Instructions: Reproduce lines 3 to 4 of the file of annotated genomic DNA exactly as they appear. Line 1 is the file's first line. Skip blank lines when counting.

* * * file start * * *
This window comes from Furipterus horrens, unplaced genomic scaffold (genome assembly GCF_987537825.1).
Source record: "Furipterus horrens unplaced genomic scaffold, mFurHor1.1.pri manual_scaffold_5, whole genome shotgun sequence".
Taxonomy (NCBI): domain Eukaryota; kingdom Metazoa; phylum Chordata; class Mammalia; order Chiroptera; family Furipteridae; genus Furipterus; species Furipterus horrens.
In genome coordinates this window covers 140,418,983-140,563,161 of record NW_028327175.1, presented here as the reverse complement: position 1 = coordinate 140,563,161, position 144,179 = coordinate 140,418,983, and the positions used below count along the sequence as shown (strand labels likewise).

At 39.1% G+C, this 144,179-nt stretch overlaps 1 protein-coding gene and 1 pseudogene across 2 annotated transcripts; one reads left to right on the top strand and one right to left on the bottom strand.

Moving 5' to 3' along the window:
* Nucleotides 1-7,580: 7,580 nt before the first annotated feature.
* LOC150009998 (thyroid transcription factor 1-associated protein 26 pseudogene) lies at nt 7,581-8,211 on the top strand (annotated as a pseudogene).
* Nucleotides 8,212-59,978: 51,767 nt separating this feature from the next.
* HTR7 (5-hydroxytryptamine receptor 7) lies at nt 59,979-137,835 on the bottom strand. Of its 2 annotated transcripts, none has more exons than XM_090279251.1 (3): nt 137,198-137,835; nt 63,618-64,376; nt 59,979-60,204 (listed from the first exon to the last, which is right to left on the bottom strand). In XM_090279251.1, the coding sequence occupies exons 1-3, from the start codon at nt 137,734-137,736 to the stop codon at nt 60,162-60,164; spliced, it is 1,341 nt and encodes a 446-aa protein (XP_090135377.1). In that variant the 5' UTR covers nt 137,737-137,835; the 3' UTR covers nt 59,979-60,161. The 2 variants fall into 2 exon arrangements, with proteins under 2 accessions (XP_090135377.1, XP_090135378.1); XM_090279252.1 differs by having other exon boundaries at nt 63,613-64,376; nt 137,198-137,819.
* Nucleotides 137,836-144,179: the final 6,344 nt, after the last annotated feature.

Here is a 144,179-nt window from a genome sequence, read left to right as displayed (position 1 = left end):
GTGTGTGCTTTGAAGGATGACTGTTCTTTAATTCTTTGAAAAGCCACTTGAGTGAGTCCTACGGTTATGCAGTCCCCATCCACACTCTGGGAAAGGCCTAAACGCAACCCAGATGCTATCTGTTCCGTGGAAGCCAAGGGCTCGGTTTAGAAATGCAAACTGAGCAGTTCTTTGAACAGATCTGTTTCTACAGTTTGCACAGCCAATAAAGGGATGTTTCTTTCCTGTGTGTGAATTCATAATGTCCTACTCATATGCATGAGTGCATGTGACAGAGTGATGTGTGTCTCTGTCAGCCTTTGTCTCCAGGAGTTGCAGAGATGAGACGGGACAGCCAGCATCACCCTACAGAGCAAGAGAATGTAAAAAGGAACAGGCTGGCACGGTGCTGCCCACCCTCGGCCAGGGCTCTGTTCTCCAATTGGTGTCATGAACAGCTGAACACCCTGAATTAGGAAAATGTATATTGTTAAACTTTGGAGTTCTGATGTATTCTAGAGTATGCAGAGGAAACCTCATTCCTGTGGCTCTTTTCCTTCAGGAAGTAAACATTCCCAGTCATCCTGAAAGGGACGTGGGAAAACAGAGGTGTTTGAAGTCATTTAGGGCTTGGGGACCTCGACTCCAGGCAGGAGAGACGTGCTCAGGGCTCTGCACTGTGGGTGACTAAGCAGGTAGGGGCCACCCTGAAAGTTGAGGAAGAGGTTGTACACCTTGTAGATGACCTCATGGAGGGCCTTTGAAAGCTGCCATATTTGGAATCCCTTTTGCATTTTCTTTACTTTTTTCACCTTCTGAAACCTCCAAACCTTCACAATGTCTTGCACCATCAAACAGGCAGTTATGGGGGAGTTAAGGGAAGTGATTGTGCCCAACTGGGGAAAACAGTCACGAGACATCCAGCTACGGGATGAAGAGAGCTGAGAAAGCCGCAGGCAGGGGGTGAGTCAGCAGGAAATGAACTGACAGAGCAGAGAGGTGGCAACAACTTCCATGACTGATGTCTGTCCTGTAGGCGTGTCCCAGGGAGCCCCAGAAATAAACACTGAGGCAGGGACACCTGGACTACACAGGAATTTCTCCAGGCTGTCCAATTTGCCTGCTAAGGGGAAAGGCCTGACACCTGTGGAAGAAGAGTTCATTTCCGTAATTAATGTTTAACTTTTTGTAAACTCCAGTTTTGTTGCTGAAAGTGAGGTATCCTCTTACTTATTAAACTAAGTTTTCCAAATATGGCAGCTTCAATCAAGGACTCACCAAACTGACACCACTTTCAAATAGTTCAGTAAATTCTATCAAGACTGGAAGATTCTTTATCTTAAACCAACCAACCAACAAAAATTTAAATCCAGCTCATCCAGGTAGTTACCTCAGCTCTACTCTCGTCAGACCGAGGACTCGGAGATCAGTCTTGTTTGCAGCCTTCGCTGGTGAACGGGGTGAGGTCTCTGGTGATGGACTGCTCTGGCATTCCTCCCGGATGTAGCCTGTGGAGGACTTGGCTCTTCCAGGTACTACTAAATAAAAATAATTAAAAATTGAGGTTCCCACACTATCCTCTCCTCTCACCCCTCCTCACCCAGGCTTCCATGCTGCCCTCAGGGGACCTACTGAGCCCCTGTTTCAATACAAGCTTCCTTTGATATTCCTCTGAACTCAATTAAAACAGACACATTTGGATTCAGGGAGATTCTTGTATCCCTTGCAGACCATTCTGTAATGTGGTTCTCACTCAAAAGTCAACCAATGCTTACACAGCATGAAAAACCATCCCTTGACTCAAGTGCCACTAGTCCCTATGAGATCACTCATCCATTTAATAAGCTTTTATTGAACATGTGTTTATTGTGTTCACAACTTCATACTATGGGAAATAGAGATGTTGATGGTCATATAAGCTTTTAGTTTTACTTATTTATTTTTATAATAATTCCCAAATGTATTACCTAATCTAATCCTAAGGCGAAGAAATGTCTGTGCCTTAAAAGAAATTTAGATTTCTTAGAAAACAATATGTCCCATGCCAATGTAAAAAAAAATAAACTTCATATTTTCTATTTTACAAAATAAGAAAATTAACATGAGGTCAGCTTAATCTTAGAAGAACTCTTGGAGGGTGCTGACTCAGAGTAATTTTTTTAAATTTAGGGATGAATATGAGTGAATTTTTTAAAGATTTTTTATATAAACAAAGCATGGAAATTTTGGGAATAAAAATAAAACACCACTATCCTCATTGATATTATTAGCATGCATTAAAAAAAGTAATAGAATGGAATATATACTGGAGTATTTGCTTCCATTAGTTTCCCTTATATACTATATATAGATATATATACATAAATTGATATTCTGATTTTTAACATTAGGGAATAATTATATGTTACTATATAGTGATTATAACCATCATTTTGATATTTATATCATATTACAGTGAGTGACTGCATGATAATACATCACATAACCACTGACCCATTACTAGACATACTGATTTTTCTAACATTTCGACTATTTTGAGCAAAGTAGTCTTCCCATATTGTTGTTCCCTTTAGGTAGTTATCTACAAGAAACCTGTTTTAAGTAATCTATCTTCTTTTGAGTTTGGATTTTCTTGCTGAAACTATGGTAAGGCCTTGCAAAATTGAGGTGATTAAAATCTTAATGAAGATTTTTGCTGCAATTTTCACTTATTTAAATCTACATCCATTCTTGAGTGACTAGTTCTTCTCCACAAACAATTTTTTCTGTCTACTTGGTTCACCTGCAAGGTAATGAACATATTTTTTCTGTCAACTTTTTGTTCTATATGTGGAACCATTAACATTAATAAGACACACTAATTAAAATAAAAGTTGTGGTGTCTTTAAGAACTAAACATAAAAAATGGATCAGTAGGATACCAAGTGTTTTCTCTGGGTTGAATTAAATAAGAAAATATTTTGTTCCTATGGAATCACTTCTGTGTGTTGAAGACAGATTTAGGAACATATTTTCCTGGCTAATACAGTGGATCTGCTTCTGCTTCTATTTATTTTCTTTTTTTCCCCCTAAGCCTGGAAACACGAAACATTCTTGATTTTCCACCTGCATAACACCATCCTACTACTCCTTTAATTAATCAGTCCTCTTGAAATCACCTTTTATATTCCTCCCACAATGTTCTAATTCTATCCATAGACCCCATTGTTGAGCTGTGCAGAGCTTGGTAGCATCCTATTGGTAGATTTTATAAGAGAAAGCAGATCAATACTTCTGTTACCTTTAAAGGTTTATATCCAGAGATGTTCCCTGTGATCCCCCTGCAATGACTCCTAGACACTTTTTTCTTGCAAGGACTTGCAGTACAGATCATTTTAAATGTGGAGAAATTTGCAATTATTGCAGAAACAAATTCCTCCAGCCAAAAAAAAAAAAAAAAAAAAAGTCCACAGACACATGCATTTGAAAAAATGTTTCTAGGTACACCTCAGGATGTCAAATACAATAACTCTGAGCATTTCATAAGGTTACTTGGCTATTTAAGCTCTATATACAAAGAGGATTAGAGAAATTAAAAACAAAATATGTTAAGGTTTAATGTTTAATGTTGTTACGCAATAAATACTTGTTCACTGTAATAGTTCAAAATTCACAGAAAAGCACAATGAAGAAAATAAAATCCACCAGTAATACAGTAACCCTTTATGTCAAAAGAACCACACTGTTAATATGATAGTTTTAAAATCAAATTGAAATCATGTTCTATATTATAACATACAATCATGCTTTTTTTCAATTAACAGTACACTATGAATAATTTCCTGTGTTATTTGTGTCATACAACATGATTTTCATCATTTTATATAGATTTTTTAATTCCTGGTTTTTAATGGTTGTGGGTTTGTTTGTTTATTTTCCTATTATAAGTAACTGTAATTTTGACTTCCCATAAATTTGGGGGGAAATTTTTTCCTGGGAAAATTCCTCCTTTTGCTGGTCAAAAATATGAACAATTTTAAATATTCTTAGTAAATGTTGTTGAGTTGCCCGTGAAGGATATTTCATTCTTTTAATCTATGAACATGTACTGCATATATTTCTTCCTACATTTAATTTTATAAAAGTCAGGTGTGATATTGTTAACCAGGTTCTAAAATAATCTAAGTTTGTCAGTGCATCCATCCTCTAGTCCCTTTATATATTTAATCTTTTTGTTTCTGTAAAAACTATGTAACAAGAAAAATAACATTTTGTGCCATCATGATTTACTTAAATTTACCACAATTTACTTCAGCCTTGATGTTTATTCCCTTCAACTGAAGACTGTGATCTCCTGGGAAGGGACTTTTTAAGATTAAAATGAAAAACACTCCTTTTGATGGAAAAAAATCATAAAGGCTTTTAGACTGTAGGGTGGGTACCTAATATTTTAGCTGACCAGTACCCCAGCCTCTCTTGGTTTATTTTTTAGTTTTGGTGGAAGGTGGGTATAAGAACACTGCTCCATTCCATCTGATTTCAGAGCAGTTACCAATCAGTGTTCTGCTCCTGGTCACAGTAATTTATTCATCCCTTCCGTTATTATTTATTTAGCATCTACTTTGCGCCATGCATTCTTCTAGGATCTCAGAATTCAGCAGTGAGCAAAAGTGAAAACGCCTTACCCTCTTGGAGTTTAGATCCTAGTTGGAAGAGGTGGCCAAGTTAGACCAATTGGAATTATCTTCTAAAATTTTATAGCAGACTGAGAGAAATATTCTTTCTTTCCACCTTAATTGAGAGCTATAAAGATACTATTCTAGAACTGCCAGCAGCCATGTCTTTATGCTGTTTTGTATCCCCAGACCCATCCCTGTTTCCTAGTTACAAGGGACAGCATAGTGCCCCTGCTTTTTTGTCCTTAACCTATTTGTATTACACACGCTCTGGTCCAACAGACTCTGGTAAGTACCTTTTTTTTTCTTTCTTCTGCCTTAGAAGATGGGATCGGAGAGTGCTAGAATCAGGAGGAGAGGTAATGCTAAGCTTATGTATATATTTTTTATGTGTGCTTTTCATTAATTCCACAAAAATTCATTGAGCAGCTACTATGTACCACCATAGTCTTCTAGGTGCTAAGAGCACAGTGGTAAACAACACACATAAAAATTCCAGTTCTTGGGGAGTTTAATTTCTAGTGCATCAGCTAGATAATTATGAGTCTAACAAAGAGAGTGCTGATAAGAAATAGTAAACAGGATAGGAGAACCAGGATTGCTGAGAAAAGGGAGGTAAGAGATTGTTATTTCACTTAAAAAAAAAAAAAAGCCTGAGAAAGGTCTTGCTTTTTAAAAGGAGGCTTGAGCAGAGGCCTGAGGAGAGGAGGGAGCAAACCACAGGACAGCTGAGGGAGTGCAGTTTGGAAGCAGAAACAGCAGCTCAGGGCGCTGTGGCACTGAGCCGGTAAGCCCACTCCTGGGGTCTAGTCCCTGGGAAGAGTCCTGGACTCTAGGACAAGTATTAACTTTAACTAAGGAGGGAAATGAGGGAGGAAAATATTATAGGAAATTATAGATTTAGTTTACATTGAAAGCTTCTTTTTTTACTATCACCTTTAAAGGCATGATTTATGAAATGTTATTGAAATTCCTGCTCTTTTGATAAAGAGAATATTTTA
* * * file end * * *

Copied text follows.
Taxonomy (NCBI): domain Eukaryota; kingdom Metazoa; phylum Chordata; class Mammalia; order Chiroptera; family Furipteridae; genus Furipterus; species Furipterus horrens.
In genome coordinates this window covers 140,418,983-140,563,161 of record NW_028327175.1, presented here as the reverse complement: position 1 = coordinate 140,563,161, position 144,179 = coordinate 140,418,983, and the positions used below count along the sequence as shown (strand labels likewise).